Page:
Here, Lee Expeditions, Ltd., the parent company of HW, has been primarily engaged in arranging safaris to Africa since 1959; Robert Lee, the president of both companies, is the author of a book published in 1959 entitled "Safari Today — The Modern Safari Handbook" and has, since 1961, booked persons on safaris as well as purchased safari clothing in Africa for resale in America. These facts suffice to establish, absent a contrary showing, that defendant's use of `Safari' with respect to boots was made in the context of hunting and traveling expeditions and not as an attempt to garner AF's good will. The district court here found the HW's use of `Camel Safari', `Hippo Safari', and `Safari Chukka' as names for various boots imported from Africa constituted "a purely descriptive use to apprise the public of the type of product by referring to its origin and use." The court properly followed the course sanctioned by this court in Venetianaire Corp. of America v. AP Import Co., 429 F.2d 1079, 1081-82 (1970), by focusing on the " use of words, not on their nature or meaning in the abstract" (emphasis in original). When a plaintiff has chosen a mark with some descriptive qualities, he cannot altogether exclude some kinds of competing uses even when the mark is properly on the register, see 3 Callmann, supra, § 85.1; Kiki Undies Corp. v. Alexander's Dep't Stores, Inc., 390 F.2d 604 (2 Cir. 1968); contrast Kiki Undies Corp. v. Promenade Hosiery Mills, Inc., 411 F.2d 1097 (2 Cir. 1969), cert. dismissed, 396 U.S. 1054, 90 S.Ct. 707, 24 L.Ed.2d 698 (1970). We do not have here a situation similar to those in Venetianaire, supra, and Feathercombs, Inc. v. Solo Products Corp., 306 F.2d 251 (2 Cir. 1962), in both of which we rejected "fair use" defenses, wherein an assertedly descriptive use was found to have been in a trademark sense. It is significant that HW did not use `Safari' alone on its shoes, as it would doubtless have done if confusion had been intended.
We thus hold that the district court was correct in dismissing the complaint.
We find much greater difficulty in the court's broad invalidation of AF's trademark registrations. Section 37 of the Lanham Act, 15 U.S.C. § 1119, provides authority for the court to cancel those registrations of any party to an action involving a registered mark. The cases cited above, p. 13, establish that when a term becomes the generic name of the product to which it is applied, grounds for cancellation exist. The relevant registrations of that sort are Nos. 358,781 and 703,279. Although No. 358,751 dates back to July 20, 1938, and No. 703,279 was registered on August 23, 1960, and an affidavit under § 15(3), 15 U.S.C. § 1065(3), was filed on October 13, 1965, cancellation may be decreed at any time if the registered mark has become "the common descriptive name of an article or substance," § 14(c), see also § 15(4), 15 U.S.C. §§ 1064(c) and 1065(4). The whole of Registration No. 358,781 thus was properly canceled. With respect to Registration No. 703,279 only a part has become generic and cancellation on that ground should be correspondingly limited. Such partial cancellation, specifically recognized by § 37, accords with the rationale by which a court is authorized to cancel a registration, viz, to "rectify" the register by conforming it to court judgments which often must be framed in something less than an all-or-nothing way.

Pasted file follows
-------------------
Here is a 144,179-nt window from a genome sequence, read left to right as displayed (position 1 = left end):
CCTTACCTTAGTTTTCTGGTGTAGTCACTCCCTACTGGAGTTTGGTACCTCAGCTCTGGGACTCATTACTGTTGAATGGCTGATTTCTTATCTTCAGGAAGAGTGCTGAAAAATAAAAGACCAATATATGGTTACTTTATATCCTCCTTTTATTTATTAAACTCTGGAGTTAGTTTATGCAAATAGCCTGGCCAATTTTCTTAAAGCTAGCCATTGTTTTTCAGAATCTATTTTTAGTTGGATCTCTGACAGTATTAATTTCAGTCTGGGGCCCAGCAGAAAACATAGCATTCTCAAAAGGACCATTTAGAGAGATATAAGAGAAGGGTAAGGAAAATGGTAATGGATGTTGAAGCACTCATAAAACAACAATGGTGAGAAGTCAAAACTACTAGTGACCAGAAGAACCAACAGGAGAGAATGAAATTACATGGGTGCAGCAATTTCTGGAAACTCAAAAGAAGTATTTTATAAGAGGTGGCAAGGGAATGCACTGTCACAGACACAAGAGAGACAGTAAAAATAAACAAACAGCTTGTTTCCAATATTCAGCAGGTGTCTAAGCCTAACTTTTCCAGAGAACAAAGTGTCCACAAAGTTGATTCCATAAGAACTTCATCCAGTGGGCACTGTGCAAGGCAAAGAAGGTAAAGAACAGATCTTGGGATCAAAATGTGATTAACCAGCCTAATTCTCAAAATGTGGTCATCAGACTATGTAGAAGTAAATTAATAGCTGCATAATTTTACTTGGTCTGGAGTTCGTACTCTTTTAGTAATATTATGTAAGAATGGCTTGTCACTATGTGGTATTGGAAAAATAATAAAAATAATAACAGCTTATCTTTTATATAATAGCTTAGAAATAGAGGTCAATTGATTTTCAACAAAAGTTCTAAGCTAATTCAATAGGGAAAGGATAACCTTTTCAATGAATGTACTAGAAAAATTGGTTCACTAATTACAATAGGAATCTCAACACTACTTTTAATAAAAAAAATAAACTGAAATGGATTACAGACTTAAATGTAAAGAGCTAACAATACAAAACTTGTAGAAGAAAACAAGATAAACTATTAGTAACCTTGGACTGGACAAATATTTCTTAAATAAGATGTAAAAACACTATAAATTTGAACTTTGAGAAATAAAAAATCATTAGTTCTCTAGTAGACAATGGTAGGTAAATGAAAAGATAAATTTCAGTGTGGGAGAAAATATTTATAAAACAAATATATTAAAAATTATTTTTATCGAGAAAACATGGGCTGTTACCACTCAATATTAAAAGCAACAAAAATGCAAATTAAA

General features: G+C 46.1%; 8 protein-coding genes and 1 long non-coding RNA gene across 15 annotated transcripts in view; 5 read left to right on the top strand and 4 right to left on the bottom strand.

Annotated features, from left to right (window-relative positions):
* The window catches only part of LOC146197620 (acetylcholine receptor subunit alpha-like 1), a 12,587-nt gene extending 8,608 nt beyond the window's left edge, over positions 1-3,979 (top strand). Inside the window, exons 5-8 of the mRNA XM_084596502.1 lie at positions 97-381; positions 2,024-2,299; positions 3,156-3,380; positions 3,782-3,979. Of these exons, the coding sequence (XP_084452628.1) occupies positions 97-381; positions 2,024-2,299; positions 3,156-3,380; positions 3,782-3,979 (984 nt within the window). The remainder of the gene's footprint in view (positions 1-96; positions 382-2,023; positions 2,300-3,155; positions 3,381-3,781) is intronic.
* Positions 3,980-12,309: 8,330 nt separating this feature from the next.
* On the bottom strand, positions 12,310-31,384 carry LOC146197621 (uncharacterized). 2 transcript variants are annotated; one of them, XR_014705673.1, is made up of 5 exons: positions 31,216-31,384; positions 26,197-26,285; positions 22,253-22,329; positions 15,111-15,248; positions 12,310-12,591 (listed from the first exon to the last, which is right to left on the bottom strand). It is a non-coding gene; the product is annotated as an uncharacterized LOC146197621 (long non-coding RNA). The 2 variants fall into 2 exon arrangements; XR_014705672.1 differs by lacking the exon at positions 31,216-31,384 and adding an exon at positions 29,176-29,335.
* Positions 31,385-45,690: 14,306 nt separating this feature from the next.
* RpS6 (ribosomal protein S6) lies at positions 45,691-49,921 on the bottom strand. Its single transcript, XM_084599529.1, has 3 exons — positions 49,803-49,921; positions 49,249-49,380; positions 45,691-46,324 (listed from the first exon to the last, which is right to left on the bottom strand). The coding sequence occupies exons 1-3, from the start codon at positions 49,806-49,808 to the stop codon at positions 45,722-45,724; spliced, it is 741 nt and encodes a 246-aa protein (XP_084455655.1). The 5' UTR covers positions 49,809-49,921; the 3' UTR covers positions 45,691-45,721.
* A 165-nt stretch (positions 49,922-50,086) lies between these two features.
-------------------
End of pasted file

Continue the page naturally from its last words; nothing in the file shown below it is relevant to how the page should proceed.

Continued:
In contrast to the rule under the Trademark Act of 1905, see Drittel v. Friedman, 154 F.2d 653, 654 (2 Cir. 1946), § 37 of the Lanham Act permits cancellation on a counterclaim by a defendant who does not own a registered mark. See Best Co. v. Miller, 167 F.2d 374, 376-77 (2 Cir. 1948).
To wit, pants, shirts, jackets, coats and hats.
Similar partial cancellation is the proper remedy with respect to the New York registration.